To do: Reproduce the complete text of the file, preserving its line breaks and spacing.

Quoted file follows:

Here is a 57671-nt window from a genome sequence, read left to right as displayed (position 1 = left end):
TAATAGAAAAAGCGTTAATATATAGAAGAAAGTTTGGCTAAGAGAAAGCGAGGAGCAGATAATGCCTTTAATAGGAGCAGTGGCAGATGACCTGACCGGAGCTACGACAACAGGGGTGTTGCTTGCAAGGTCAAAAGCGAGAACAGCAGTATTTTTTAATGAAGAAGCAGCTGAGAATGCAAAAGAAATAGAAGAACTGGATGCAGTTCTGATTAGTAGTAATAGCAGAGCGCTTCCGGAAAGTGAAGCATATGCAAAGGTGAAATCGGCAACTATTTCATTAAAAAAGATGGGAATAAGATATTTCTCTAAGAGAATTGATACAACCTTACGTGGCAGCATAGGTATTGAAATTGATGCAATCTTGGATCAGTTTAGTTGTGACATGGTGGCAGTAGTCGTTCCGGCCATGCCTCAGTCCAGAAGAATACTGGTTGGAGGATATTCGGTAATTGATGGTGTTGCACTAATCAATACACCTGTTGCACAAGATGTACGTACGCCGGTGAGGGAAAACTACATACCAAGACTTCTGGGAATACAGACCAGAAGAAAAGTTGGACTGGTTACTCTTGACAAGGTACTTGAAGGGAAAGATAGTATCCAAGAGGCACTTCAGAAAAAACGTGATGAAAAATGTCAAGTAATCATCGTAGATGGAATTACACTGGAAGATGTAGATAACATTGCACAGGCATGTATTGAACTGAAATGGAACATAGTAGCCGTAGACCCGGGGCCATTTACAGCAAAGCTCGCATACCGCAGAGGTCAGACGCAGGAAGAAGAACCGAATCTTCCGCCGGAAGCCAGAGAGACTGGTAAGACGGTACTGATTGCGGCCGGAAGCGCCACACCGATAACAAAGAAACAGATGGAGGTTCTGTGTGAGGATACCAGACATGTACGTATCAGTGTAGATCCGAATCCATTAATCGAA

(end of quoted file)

Here is a 57671-nt window from a genome sequence, read left to right as displayed (position 1 = left end):
TAATAGAAAAAGCGTTAATATATAGAAGAAAGTTTGGCTAAGAGAAAGCGAGGAGCAGATAATGCCTTTAATAGGAGCAGTGGCAGATGACCTGACCGGAGCTACGACAACAGGGGTGTTGCTTGCAAGGTCAAAAGCGAGAACAGCAGTATTTTTTAATGAAGAAGCAGCTGAGAATGCAAAAGAAATAGAAGAACTGGATGCAGTTCTGATTAGTAGTAATAGCAGAGCGCTTCCGGAAAGTGAAGCATATGCAAAGGTGAAATCGGCAACTATTTCATTAAAAAAGATGGGAATAAGATATTTCTCTAAGAGAATTGATACAACCTTACGTGGCAGCATAGGTATTGAAATTGATGCAATCTTGGATCAGTTTAGTTGTGACATGGTGGCAGTAGTCGTTCCGGCCATGCCTCAGTCCAGAAGAATACTGGTTGGAGGATATTCGGTAATTGATGGTGTTGCACTAATCAATACACCTGTTGCACAAGATGTACGTACGCCGGTGAGGGAAAACTACATACCAAGACTTCTGGGAATACAGACCAGAAGAAAAGTTGGACTGGTTACTCTTGACAAGGTACTTGAAGGGAAAGATAGTATCCAAGAGGCACTTCAGAAAAAACGTGATGAAAAATGTCAAGTAATCATCGTAGATGGAATTACACTGGAAGATGTAGATAACATTGCACAGGCATGTATTGAACTGAAATGGAACATAGTAGCCGTAGACCCGGGGCCATTTACAGCAAAGCTCGCATACCGCAGAGGTCAGACGCAGGAAGAAGAACCGAATCTTCCGCCGGAAGCCAGAGAGACTGGTAAGACGGTACTGATTGCGGCCGGAAGCGCCACACCGATAACAAAGAAACAGATGGAGGTTCTGTGTGAGGATACCAGACATGTACGTATCAGTGTAGATCCGAATCCATTAATCGAA